It was an appropriate time for Messi to defend himself, especially against criticism of his international play. Diego Simeone suggested that Ronaldo was a better fit on a team of average players, whereas Messi was best on a side focused on playing (though his suggestion also inferred that Argentina was full of mediocre players). Maradona said that though he preferred Messi, he also wished that Ronaldo were Argentine. This is the Messi paradox, of his genius being so great that the focus and attention is always focused on him to the detriment of the entire side. Lucas Biglia spoke of Messi’s gravity, saying that Argentina always wants to give him the ball, to let him sort out play at the expense of the larger team. He added that Argentina needed to learn not to depend on him to solve a match. Though as Simeone implied, Messi never had a balanced Argentina side as evidenced by an argument of whether Giovani Lo Celso was the player Messi was waiting for in the national team all this time.

I want to retire having won something with Argentina,” explained Messi after being asked when he would leave the national team for good. His devotion in the face of obvious deficiencies evokes a combination of a soccer Sisyphus and a Godot-esque of wait for a title that will seemingly never come. Marca ranked what Messi has left to accomplish in this career, ranging from winning another Champions League, to, of course, winning something with Argentina. The conversations have changed to how titles, or a lack thereof, will affect his legacy. How else can Messi surprise us when we already understand his place in the sport, all while he still has years remaining at a level beyond his peers?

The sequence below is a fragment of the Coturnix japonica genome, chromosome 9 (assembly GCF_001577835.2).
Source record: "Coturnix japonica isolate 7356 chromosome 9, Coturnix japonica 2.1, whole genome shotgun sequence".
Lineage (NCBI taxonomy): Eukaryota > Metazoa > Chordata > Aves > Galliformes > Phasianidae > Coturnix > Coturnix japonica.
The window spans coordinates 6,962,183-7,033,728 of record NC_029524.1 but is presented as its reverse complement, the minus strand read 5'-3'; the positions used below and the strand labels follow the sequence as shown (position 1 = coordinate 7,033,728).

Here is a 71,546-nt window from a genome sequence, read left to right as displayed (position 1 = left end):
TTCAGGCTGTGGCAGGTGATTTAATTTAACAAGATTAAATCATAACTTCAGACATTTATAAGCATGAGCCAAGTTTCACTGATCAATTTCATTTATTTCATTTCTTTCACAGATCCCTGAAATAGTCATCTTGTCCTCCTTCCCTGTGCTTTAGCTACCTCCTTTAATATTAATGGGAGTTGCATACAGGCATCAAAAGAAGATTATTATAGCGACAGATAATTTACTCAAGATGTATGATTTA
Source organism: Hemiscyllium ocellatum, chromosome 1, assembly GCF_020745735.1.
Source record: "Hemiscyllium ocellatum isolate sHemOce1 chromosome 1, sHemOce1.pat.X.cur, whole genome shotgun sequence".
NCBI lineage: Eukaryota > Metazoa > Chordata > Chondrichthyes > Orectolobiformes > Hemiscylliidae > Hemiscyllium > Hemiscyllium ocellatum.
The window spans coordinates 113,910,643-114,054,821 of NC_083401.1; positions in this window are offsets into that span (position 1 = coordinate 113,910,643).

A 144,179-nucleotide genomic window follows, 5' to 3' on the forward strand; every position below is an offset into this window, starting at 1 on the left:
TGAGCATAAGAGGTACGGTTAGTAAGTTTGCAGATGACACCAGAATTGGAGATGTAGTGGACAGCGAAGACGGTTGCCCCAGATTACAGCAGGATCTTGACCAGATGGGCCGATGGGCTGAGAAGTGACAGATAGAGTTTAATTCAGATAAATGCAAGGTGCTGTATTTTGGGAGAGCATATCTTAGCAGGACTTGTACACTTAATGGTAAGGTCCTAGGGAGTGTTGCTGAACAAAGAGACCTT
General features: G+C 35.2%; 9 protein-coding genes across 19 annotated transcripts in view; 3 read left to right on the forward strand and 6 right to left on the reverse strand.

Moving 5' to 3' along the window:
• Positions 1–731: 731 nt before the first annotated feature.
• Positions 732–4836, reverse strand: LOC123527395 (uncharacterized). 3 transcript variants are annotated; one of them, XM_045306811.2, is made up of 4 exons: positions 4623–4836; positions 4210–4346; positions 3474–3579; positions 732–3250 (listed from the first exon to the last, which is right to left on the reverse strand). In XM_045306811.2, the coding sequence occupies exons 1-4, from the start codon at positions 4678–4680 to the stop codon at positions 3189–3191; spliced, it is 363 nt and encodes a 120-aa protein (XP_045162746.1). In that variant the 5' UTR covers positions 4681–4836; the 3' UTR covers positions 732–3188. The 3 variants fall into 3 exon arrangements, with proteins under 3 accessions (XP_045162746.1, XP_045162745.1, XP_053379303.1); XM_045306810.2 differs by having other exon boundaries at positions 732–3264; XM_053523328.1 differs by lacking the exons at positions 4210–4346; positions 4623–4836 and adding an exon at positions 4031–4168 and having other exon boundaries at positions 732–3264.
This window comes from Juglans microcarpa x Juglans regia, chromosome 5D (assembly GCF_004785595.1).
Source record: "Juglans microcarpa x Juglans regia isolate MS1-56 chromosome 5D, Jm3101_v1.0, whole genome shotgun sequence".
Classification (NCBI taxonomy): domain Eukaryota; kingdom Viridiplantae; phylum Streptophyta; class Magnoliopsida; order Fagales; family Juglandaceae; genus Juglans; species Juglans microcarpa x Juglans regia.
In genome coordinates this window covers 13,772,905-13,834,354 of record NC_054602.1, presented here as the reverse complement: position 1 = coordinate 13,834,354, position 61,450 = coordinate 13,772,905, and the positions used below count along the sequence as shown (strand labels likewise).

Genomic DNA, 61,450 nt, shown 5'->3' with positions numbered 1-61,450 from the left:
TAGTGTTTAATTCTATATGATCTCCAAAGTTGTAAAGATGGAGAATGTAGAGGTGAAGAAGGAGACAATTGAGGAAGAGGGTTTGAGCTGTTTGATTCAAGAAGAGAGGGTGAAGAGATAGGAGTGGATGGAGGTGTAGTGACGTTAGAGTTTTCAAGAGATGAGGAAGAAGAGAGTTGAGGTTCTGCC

The officiating was crazy,” continued Messi following Argentina’s loss to Brazil in the Copa America semifinal, accusing the referee of having a pro-Brazil bias during the match. He was particularly aggrieved during a sequence that lead up to Brazil’s second goal in which Sergio Aguero appeared to have gotten tripped as he ran into Brazil’s box.  

Messi remained optimistic regardless, saying afterwards that the loss to Brazil represented their best match of the tournament (though critics would argue that there wasn’t a high bar to clear for that description). The weight of this loss was dampened by the fact that there will be another Copa America next summer, co-hosted by Argentina and Colombia. With Messi turning 33 and the World Cup another two years away, that tournament ostensibly represents his last opportunity to win something at the international level.

Filmmaker Lucrecia Martel says that when she has trouble sleeping, she watches Messi highlights on a loop. She explains that the clips don’t make her any sleepier, but instead give her peace and faith. There is something inherently singular in Messi that allows his inspiration to reach beyond soccer, where a filmmaker creating idiosyncratic stories of a leader exiled to a foreign country, of stories of swimming pools and ghosts, goes to find reason. There’s no separation between the Messi who plays as a false nine in a 4-3-3 formation and the figure that inspired other geniuses in different fields. The great tactical shortcoming is that Messi’s sides rely upon him too much. But consider the lack of alternatives for those sides once he’s retired, and the existential void for supporters and observers when there’s no more new moments to build dreams upon.